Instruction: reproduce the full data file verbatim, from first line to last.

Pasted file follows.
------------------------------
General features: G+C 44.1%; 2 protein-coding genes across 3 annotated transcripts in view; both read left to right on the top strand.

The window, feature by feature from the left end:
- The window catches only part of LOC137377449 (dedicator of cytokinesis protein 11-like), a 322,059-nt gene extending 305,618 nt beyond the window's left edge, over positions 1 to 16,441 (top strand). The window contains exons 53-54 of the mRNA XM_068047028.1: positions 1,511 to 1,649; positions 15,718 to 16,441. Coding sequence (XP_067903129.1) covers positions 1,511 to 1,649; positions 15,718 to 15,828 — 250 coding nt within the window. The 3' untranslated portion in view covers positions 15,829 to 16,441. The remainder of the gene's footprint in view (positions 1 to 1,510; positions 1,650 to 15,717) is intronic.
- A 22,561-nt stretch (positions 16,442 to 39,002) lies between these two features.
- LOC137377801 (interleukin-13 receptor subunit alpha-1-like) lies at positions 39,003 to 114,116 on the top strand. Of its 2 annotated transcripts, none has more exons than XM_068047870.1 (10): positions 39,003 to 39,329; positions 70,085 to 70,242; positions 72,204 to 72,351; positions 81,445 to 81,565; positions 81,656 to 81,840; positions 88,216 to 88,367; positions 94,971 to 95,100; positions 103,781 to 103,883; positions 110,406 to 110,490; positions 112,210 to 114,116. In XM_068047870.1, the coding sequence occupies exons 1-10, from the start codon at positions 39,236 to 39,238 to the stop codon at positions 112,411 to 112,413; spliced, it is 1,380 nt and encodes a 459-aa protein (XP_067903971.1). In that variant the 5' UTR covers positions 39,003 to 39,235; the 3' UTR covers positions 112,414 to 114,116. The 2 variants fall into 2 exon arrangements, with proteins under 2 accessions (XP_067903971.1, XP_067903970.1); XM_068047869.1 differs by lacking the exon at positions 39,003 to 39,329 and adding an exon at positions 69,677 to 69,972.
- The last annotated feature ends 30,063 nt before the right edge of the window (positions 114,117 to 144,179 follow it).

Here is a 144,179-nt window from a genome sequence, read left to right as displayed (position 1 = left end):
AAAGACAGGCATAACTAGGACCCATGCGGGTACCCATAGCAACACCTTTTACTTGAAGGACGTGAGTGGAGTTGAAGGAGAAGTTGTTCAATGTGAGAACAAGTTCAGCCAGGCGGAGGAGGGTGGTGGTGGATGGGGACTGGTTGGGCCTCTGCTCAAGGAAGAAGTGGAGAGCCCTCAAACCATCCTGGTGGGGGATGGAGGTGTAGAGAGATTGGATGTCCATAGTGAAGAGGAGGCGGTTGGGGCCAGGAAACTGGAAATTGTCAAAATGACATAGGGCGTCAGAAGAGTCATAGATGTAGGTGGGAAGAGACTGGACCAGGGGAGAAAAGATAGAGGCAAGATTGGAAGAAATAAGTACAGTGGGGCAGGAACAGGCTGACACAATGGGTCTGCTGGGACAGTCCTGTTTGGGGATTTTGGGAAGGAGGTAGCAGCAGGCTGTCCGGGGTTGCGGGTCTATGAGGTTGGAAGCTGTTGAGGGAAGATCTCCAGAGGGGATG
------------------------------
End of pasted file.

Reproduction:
General features: G+C 44.1%; 2 protein-coding genes across 3 annotated transcripts in view; both read left to right on the top strand.

The window, feature by feature from the left end:
- The window catches only part of LOC137377449 (dedicator of cytokinesis protein 11-like), a 322,059-nt gene extending 305,618 nt beyond the window's left edge, over positions 1 to 16,441 (top strand). The window contains exons 53-54 of the mRNA XM_068047028.1: positions 1,511 to 1,649; positions 15,718 to 16,441. Coding sequence (XP_067903129.1) covers positions 1,511 to 1,649; positions 15,718 to 15,828 — 250 coding nt within the window. The 3' untranslated portion in view covers positions 15,829 to 16,441. The remainder of the gene's footprint in view (positions 1 to 1,510; positions 1,650 to 15,717) is intronic.
- A 22,561-nt stretch (positions 16,442 to 39,002) lies between these two features.
- LOC137377801 (interleukin-13 receptor subunit alpha-1-like) lies at positions 39,003 to 114,116 on the top strand. Of its 2 annotated transcripts, none has more exons than XM_068047870.1 (10): positions 39,003 to 39,329; positions 70,085 to 70,242; positions 72,204 to 72,351; positions 81,445 to 81,565; positions 81,656 to 81,840; positions 88,216 to 88,367; positions 94,971 to 95,100; positions 103,781 to 103,883; positions 110,406 to 110,490; positions 112,210 to 114,116. In XM_068047870.1, the coding sequence occupies exons 1-10, from the start codon at positions 39,236 to 39,238 to the stop codon at positions 112,411 to 112,413; spliced, it is 1,380 nt and encodes a 459-aa protein (XP_067903971.1). In that variant the 5' UTR covers positions 39,003 to 39,235; the 3' UTR covers positions 112,414 to 114,116. The 2 variants fall into 2 exon arrangements, with proteins under 2 accessions (XP_067903971.1, XP_067903970.1); XM_068047869.1 differs by lacking the exon at positions 39,003 to 39,329 and adding an exon at positions 69,677 to 69,972.
- The last annotated feature ends 30,063 nt before the right edge of the window (positions 114,117 to 144,179 follow it).

Here is a 144,179-nt window from a genome sequence, read left to right as displayed (position 1 = left end):
AAAGACAGGCATAACTAGGACCCATGCGGGTACCCATAGCAACACCTTTTACTTGAAGGACGTGAGTGGAGTTGAAGGAGAAGTTGTTCAATGTGAGAACAAGTTCAGCCAGGCGGAGGAGGGTGGTGGTGGATGGGGACTGGTTGGGCCTCTGCTCAAGGAAGAAGTGGAGAGCCCTCAAACCATCCTGGTGGGGGATGGAGGTGTAGAGAGATTGGATGTCCATAGTGAAGAGGAGGCGGTTGGGGCCAGGAAACTGGAAATTGTCAAAATGACATAGGGCGTCAGAAGAGTCATAGATGTAGGTGGGAAGAGACTGGACCAGGGGAGAAAAGATAGAGGCAAGATTGGAAGAAATAAGTACAGTGGGGCAGGAACAGGCTGACACAATGGGTCTGCTGGGACAGTCCTGTTTGGGGATTTTGGGAAGGAGGTAGCAGCAGGCTGTCCGGGGTTGCGGGTCTATGAGGTTGGAAGCTGTTGAGGGAAGATCTCCAGAGGGGATG